Vertigo veteran Eduardo Risso gets the chance to bring art to life this week as the guest artist on Art Ops, the series that explores what would happen if art was alive.
Written by Shaun Simon and usually drawn by Mike Allred, Art Ops launched in late October. The ongoing series centers on a character named Reggie, who discovers that not only is art able to come to life, but there's a group of operatives, or "Art Ops," who make sure artworks stay controlled and hidden.
Newsarama talked to Risso about his two-month gig on the book, as well as his upcoming work with Paul Dini on his autobiographical graphic novel, Dark Night: A True Batman Story.
Newsarama: Eduardo, how were you approached about working on the Art Ops series? Had you heard of it? What did you think of the concept behind the series and the opportunity?
Eduardo Risso: Shelly Bond – Vertigo editor – was the one who brought me to this new series. In two chapters the story takes place in the 70s and she thought I was ideal for drawing them. I didn’t hesitate, it was something new, different and therefore a new challenge.
Nrama: What visual approach are you taking to the Art Ops story you're drawing, and is it different from what readers who might be familiar with your work would expect?
Risso: I don’t know if readers can expect too much from me here. My intention is always to do my best to not let them down, but finally they will decide if what they see is up to what they want from me.
Nrama: Have you ever felt like your own work has come to life, even if it was inside your head or in a dream?
Risso: I feel that my work comes alive all the time. For me, the blank page to draw on is a window to adventure. When i’m on an adventure I live with a camera in my hand and that’s what I try to give to the readers inside the space that gives us every chapter of the story.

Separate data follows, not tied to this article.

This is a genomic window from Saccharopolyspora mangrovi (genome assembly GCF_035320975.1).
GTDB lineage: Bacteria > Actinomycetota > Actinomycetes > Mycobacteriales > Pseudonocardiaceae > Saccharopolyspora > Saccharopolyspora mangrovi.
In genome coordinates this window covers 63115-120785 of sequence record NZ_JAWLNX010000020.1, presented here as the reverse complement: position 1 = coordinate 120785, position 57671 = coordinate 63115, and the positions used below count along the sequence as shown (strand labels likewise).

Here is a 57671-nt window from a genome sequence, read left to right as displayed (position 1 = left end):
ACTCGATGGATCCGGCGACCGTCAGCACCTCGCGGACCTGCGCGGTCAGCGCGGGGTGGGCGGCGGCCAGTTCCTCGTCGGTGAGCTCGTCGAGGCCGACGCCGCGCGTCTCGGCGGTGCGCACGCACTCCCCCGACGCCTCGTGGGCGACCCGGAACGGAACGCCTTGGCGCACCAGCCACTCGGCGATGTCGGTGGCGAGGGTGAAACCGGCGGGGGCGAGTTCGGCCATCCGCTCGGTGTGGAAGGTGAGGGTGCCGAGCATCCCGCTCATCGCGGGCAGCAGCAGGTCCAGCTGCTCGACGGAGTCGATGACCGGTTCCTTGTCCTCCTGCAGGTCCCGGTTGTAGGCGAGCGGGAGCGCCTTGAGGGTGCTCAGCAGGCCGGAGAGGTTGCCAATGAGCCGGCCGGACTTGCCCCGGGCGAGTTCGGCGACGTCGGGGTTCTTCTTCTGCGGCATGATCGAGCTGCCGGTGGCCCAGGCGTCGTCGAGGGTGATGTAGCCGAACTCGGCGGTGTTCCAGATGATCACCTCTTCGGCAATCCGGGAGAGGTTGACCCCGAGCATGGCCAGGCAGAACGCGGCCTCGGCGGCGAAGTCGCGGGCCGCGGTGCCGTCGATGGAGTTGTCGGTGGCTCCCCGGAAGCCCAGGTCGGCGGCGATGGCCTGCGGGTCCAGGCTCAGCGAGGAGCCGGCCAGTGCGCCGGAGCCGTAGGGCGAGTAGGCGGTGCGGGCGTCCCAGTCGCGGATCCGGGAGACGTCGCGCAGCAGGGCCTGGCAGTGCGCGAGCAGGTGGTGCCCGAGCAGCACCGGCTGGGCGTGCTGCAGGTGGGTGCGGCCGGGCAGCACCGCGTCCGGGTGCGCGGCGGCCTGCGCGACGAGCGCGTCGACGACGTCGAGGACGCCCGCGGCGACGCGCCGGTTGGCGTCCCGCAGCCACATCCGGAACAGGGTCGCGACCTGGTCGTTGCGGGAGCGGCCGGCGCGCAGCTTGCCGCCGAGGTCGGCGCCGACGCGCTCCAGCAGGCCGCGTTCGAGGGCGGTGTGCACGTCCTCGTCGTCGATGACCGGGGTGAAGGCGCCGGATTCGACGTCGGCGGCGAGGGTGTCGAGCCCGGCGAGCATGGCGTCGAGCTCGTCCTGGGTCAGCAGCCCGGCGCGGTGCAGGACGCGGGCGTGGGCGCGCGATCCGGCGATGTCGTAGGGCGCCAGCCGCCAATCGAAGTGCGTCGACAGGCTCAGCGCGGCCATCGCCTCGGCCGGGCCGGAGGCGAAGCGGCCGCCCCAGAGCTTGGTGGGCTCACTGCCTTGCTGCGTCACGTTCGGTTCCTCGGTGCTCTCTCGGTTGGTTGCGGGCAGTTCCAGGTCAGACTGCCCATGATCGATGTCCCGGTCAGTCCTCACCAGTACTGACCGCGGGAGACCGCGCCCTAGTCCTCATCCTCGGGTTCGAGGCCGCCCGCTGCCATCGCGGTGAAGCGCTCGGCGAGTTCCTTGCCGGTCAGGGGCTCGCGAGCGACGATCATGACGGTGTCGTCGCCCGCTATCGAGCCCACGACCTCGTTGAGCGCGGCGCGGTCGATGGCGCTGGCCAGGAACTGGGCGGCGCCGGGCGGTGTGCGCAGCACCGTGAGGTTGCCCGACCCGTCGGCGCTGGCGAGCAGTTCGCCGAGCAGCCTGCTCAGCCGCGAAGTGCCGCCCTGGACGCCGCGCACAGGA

Nrama: What works of art do you wish would come alive, and which ones do you hope never do?
Risso: If we talk about art in general… all the works of art. Each one of them could reflect a moment in the history of mankind, the time in which it was created.
Nrama: You've also working on the Paul Dini graphic novel The Dark Night: A True Batman Story recently. How did that book challenge you?
Risso: I love challenges in comics! This one was very intense. Paul was behind the project so I couldn’t pass it up.
Nrama: How was the Paul Dini book a unique experience for you as an artist?
Risso: It is real, tangible, painful. Fictional characters can help or sink you in this book. In most other stories,characters just live their own life.
Nrama: How do these two new issues of Art Ops differ from that experience? Was it a welcome change?
Risso: I must be honest, Art Ops was made before Dark Night and yes, it’s unlike this and other works that I have had to draw. I only worked on two chapters but thoroughly enjoyed it.
Nrama: What are some of the more interesting things you get to draw in your issues of Art Ops?
Risso: Perhaps, the time frame of this story. The 70’s. Age of revolution and cultural movements within our societies. Interesting fashion to show.
Nrama: What was the most challenging thing you drew in your two issues of Art Ops?
Risso: Giving life to a painting that projects tenderness and fear of those who are watching.
Nrama: How was it working with writer Shaun Simon?
Risso: I can say little about someone who I didn’t know as a writer. I had space to work, so the short experience was very good. I always feel better when a writer gives me such freedom and it probably improves the final product.
Nrama: Anything else you want to tell fans about working on Art Ops?
Risso: I just hope you enjoy it as much as I enjoyed drawing it.